The largest of the fires burning in the Southwest this week is in eastern Arizona, where a fire that broke out May 29 has consumed 825 square miles of the Apache-Sitgreaves National Forest and destroyed 32 homes and four rental cabins. Although the biggest in state history, no lives have been lost.
A fire outside Sierra Vista in southern Arizona has destroyed at least 58 homes since it began June 12. That blaze has torched 42 square miles and is about 40 percent contained.
And a blaze in the far southeastern part of the state, was 95 percent contained after charring more than 330 square miles since it started May 8. That fire, dubbed Horseshoe Two, has destroyed 23 structures and crews expected to fully contain it by Wednesday night.
Officials say all three blazes are the result of human activity, but it is not known who was responsible.
New Mexico officials say conditions there are abnormally dry. Much of the state is now in the grips either severe to extreme drought. Grasslands began burning in late February and the threat has now moved into the state's higher elevation forests, where recent blazes have led to evacuations.
“That is what's making them get big real fast, just the dryness of the heavier, larger fuels and the abundance of grass. That's what the challenge is this year that's different than many other years,” said New Mexico State Forester Tony Delfin.
He said the fires that have raced across New Mexico's prairies and through its rugged forests have been more intense than in other years.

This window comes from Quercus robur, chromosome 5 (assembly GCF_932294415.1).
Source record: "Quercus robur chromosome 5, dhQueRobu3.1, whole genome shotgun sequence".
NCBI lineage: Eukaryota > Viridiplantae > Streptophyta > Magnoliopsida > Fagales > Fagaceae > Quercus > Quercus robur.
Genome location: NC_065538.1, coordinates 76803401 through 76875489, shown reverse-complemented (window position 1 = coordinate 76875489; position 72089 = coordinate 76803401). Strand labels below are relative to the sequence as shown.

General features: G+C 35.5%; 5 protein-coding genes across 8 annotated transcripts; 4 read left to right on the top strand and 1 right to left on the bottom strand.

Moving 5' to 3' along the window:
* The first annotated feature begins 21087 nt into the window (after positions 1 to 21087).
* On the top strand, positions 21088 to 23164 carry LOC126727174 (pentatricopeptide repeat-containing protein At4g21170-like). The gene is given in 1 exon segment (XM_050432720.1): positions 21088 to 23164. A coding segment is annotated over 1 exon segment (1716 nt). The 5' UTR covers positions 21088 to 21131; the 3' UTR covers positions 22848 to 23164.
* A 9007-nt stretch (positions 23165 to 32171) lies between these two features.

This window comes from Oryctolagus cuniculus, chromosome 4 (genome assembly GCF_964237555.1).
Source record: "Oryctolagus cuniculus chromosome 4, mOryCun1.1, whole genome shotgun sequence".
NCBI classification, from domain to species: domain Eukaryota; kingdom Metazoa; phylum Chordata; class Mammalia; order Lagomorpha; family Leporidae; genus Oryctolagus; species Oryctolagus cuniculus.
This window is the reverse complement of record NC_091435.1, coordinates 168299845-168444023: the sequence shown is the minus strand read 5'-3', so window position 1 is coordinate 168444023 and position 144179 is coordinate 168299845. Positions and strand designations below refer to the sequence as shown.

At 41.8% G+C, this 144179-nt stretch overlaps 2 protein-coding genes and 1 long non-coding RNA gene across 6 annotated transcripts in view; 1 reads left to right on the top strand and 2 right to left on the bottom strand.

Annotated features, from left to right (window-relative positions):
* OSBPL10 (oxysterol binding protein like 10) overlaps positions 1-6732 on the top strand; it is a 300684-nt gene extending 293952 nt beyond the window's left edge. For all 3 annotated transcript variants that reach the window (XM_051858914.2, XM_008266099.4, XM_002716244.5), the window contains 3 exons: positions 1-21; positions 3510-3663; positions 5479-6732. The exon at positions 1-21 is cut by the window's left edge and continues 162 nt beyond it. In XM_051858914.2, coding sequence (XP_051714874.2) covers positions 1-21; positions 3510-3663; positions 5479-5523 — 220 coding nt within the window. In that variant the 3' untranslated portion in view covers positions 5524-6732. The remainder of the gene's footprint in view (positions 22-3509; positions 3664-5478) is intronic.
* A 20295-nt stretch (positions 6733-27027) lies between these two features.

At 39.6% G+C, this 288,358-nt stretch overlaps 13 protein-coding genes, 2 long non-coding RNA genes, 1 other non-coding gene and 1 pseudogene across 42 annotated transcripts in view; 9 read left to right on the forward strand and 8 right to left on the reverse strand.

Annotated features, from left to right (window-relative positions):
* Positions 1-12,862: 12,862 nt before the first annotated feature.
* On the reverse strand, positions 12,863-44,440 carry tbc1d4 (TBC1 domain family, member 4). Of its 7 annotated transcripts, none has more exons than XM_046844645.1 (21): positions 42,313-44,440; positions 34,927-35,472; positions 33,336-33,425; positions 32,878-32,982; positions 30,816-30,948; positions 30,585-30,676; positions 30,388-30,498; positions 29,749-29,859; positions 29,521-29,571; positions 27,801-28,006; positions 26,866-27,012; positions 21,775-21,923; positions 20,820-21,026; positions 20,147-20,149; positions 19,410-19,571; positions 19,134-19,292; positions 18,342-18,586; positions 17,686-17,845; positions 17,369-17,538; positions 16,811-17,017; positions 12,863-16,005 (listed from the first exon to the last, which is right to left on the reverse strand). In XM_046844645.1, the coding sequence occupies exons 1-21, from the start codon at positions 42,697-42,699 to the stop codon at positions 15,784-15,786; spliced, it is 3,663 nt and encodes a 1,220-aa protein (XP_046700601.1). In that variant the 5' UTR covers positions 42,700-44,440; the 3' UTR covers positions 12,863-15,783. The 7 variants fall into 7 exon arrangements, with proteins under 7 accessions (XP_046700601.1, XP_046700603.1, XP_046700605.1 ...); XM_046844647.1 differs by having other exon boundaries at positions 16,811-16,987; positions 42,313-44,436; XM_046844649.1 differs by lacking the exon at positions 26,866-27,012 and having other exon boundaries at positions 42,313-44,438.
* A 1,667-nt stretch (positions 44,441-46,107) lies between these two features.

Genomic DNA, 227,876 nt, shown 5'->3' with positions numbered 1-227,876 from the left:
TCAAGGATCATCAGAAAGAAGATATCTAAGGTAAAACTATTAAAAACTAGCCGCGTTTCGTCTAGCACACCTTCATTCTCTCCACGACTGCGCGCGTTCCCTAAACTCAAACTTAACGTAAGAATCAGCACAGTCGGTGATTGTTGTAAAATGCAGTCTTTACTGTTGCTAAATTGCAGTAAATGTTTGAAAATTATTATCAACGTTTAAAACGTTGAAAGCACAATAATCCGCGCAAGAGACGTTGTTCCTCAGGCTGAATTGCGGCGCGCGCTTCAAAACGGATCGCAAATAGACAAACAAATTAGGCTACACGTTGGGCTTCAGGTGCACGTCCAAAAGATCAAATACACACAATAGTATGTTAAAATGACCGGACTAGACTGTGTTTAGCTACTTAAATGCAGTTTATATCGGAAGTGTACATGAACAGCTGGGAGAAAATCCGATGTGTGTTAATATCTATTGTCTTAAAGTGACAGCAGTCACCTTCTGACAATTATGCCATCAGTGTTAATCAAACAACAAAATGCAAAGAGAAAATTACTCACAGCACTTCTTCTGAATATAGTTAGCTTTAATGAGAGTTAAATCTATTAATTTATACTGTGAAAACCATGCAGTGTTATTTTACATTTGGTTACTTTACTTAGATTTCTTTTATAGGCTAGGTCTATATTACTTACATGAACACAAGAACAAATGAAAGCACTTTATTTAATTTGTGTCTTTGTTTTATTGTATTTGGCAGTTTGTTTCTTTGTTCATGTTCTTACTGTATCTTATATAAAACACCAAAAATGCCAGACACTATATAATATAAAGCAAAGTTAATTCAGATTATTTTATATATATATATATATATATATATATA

“We're just going to deal with the fires as they come up and make sure our firefighters get some rest,” Delfin said. “... It's been a long season, but we are geared up and prepared to deal with it as long as we need to, but we are hoping we get a nice monsoon season in New Mexico.”
In Florida, hot and dry weather has sparked more than 3,600 blazes burning over 190,000 acres. The outbreak has shown that even a small conflagration can be deadly. The two forest rangers killed Monday were using bulldozers to plow around a 12-acre blaze in the northern part of the state.
They became trapped when the smoldering fire flared up. It's the first time a forestry employee or firefighter has died fighting a wildfire in Florida since 2000.
Texas is also in the grip of a drought, and wildfires have scorched about 4,800 square miles — more than any year in the state's history, according to the Texas Forest Service.
One blaze forced thousands to evacuate Monday northwest of Houston. Officials say across Texas 20 others fires are burning and have scorched 120 square miles and consumed at least 35 homes.
Blazes in the state this fire season are being blamed in four deaths — three firefighters battling separate blazes and a child killed in a car accident on a smoky interstate.
A recent wildfire outbreak in east and southeast Texas was fueled in part by low humidity and high winds that have since subsided, but the tinder-dry conditions are the main fire danger, said Victor Murphy, the climate service program manager for the National Weather Service's southern region, based in Fort Worth, Texas.
“The Houston area has a 15-inch rainfall deficit since February,” Murphy said. “We just need rainfall.”